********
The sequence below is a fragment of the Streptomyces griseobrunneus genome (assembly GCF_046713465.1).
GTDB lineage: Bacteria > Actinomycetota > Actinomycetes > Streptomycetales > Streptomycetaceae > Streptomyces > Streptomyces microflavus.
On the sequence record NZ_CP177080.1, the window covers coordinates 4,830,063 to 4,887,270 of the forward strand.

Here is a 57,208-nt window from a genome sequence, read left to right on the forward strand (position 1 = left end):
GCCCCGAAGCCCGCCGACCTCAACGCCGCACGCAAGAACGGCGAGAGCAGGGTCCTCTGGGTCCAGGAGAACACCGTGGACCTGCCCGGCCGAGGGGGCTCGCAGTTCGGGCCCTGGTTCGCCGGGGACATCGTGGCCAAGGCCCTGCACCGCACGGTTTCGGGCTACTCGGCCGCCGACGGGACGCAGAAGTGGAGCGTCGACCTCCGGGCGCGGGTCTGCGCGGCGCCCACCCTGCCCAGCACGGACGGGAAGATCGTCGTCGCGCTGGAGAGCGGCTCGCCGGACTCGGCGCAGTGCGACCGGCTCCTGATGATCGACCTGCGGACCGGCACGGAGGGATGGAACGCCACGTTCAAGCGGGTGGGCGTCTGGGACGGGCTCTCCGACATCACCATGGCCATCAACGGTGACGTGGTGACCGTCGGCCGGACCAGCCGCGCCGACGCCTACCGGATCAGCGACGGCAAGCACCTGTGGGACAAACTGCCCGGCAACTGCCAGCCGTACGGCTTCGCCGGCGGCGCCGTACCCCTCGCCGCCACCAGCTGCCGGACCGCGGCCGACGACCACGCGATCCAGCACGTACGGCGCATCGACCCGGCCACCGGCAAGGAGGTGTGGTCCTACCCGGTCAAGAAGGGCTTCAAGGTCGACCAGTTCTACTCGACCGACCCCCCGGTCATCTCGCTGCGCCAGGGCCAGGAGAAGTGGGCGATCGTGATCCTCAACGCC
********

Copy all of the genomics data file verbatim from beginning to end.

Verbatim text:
The sequence below is a fragment of the Streptomyces griseobrunneus genome (assembly GCF_046713465.1).
GTDB lineage: Bacteria > Actinomycetota > Actinomycetes > Streptomycetales > Streptomycetaceae > Streptomyces > Streptomyces microflavus.
On the sequence record NZ_CP177080.1, the window covers coordinates 4,830,063 to 4,887,270 of the forward strand.

Here is a 57,208-nt window from a genome sequence, read left to right on the forward strand (position 1 = left end):
GCCCCGAAGCCCGCCGACCTCAACGCCGCACGCAAGAACGGCGAGAGCAGGGTCCTCTGGGTCCAGGAGAACACCGTGGACCTGCCCGGCCGAGGGGGCTCGCAGTTCGGGCCCTGGTTCGCCGGGGACATCGTGGCCAAGGCCCTGCACCGCACGGTTTCGGGCTACTCGGCCGCCGACGGGACGCAGAAGTGGAGCGTCGACCTCCGGGCGCGGGTCTGCGCGGCGCCCACCCTGCCCAGCACGGACGGGAAGATCGTCGTCGCGCTGGAGAGCGGCTCGCCGGACTCGGCGCAGTGCGACCGGCTCCTGATGATCGACCTGCGGACCGGCACGGAGGGATGGAACGCCACGTTCAAGCGGGTGGGCGTCTGGGACGGGCTCTCCGACATCACCATGGCCATCAACGGTGACGTGGTGACCGTCGGCCGGACCAGCCGCGCCGACGCCTACCGGATCAGCGACGGCAAGCACCTGTGGGACAAACTGCCCGGCAACTGCCAGCCGTACGGCTTCGCCGGCGGCGCCGTACCCCTCGCCGCCACCAGCTGCCGGACCGCGGCCGACGACCACGCGATCCAGCACGTACGGCGCATCGACCCGGCCACCGGCAAGGAGGTGTGGTCCTACCCGGTCAAGAAGGGCTTCAAGGTCGACCAGTTCTACTCGACCGACCCCCCGGTCATCTCGCTGCGCCAGGGCCAGGAGAAGTGGGCGATCGTGATCCTCAACGCC